Getting Started with Silverlight UI Automation
When thinking about Silverlight applications and automated testing, there are a couple of different approaches that come to mind:
To get started, let's use a simple application and demo some basic automation scenarios like button click and set text. Then we will expand into more advanced topics and scenarios. Let's take the following simple Silverlight application that contains a button and a text box. When you click the button, it simply displays hello in a text block on the canvas. The application looks like this:
To automate the application above to set the text, click the button and then verify the hello text in Telerik Testing Framework, we can simply write the following code using the Silverlight Extension (which resides under ArtOfTest.WebAii.Silverlight).
// Launch a browser instance
// Navigate to the page
// Get an instance of our Silverlight app.
SilverlightApp app = ActiveBrowser.SilverlightApps();
// Set the text of the text box
// Click the button
// Verify the text
' Launch a browser instance
' Navigate to the page
' Get an instance of our Silverlight app.
SilverlightApp = ActiveBrowser.SilverlightApps()(0)
' Set the text of the text box
' Click the button
' Verify the text
Let's take a closer look at the code above line by line:
This is basic code that launches the browser and navigates to a specific page.
As soon as you include the Silverlight extension namespace in your test, (ArtOfTest.WebAii.Silverlight), the 'SilverlightApps()' extension method is added to the ActiveBrowser. The extension method offers you a list of all Silverlight applications found on that page. The extension method returns a list that has two accessors. An index accessor that takes an int (as shown above) and a string accessor that takes a hostid [The ID of the HTML element that contains the <object> tag for the plug-in]. You can pick and choose what works for you. In this sample, given that we only have one Silverlight plug-in on the page, we simply accessed the first and only one.
As soon as you have an instance of a SilverlightApp, you now have full access to the application including the entire VisualTree. The app offers a short-cut method 'FindName', that can be used to search the application using an element name. In the above sample, given that the TextBox has a name associated with it, we can use FindName to locate it. The SilverlightApp object offers two versions of 'FindName': The first is a generic method that can return a strongly-typed object of the element (As shown above , i.e. a Button, a TextBox, a Grid, etc). The second is simpler and returns the base FrameworkElement object. We will discuss the strongly-typed object model offered in Silverlight Extension later.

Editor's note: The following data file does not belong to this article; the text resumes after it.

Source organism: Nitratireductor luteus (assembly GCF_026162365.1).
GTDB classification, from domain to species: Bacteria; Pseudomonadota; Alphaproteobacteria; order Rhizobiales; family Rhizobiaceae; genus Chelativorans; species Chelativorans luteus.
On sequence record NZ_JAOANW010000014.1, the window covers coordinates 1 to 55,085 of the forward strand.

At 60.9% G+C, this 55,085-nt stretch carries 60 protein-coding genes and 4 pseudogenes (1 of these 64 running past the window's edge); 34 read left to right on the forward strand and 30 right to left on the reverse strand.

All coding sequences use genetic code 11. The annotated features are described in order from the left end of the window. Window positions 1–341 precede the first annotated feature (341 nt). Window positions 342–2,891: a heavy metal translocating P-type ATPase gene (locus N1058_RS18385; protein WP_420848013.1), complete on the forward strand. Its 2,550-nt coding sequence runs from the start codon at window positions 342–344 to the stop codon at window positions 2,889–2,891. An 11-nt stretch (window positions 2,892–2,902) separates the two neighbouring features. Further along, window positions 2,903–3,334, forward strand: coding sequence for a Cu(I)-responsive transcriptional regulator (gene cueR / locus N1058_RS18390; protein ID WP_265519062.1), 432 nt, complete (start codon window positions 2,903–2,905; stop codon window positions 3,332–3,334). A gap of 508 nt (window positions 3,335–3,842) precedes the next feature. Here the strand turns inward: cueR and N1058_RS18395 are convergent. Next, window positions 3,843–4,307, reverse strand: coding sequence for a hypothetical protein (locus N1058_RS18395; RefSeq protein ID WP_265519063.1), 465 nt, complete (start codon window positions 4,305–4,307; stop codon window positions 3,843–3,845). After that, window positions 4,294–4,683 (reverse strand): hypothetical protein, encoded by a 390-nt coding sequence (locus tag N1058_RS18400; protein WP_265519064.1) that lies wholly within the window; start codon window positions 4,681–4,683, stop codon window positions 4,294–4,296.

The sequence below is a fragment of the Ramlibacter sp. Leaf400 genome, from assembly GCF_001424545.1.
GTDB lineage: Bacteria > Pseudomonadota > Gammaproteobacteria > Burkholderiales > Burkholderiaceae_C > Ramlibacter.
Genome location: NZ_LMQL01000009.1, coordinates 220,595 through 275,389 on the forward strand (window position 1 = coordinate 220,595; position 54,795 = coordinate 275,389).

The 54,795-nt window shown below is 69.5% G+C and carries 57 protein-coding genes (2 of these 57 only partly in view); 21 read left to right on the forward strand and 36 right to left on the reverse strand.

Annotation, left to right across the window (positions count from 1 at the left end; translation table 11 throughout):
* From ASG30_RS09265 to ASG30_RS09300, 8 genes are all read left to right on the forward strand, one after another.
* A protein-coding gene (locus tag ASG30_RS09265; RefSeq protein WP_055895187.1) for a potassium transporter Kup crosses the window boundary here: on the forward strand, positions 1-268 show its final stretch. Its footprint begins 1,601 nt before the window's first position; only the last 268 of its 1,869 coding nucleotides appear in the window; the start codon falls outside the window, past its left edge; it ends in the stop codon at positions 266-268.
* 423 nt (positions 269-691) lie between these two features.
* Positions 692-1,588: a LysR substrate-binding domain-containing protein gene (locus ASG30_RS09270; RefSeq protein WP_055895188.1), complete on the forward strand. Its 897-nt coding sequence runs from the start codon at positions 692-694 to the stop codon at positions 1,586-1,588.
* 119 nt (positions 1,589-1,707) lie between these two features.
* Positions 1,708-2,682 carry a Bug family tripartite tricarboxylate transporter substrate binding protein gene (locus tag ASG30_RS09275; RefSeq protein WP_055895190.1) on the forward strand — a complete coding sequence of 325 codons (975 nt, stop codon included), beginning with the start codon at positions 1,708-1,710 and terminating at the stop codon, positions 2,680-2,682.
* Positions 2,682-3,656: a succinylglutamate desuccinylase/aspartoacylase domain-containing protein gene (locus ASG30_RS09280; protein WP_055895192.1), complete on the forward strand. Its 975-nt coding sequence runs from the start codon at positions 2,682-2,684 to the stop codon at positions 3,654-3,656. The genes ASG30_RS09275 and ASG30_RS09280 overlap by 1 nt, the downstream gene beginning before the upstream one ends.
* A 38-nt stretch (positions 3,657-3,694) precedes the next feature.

To go back to the line above, we are simply accessing the TextBox that has a name 'myName' and then setting its Text property to "Telerik". Note that given we are accessing a property on the element, this is analogous to SetText on a DOM element in Telerik Testing Framework automation. You are not really typing the text in the textbox but rather setting the Text property inside the application to that text. Our extension enables you to access and set properties directly against any FrameworkElement. If we wanted to simulate real typing of the text we would have written code like this:
Same as above in terms of accessing the button. The difference here is that we are using the 'User' object to click the button. The User object is present on all elements that inherit from FrameworkElement and offers real user interactions with Silverlight elements. So a click using the 'User' object will actually move the mouse over that button and click it. That is exactly what this line does.
Now that the button is clicked, we need to verify that the message is correct. The difference here is that we can't really use FindName to locate the TextBlock because the TextBlock doesn't really have a name. The SilverlightApp object offers extensive search support within the VisualTree beyond FindName() by utilizing similar approach to the Find object off the ActiveBrowser (that is used for HTML DOM searches) but adapted to specific XAML search scenarios.
In our code above, we are searching for a TextBlock (All Find.xxText() routines return TextBlocks) that partially contains 'Hello', hence 'p:Hello' (Similar to Find.ByContent in HTML search). Once we find the TextBlock, we then verify that the Text of that label is actually 'Hello Telerik' using the Assert.IsTrue.
Now that we understand this sample, let's dig into some of the key objects available in the Silverlight Extension.
>> Note: There is a new Setting.EnableSilverlight flag that needs to be set to enable WebAii to connect to Silverlight applications. By default this setting is not on. Setting this flag will activate the built-in proxy that we use to detect Silverlight applications.
Current limitations with this release:
- On Vista, if you are automating an external website, then make sure to add the URL to your Trusted Websites list in IE.
- Our automation supports Silverlight 2.0 (and above). We do not support any previous versions.
- The automation only supports the XAP deployment method.
- EnableHtmlAccess needs to be set to 'True' on your application.
- There are known issues with Silverlight applications that attempt to perform web service calls within the application.
- The application needs to be running off http:// not C:\...
- Running the application under HTTPS is not supported with Firefox, Safari, and Chrome.
- When using localhost as your server name, it must end with a trailing '.' character e.g. http://localhost./.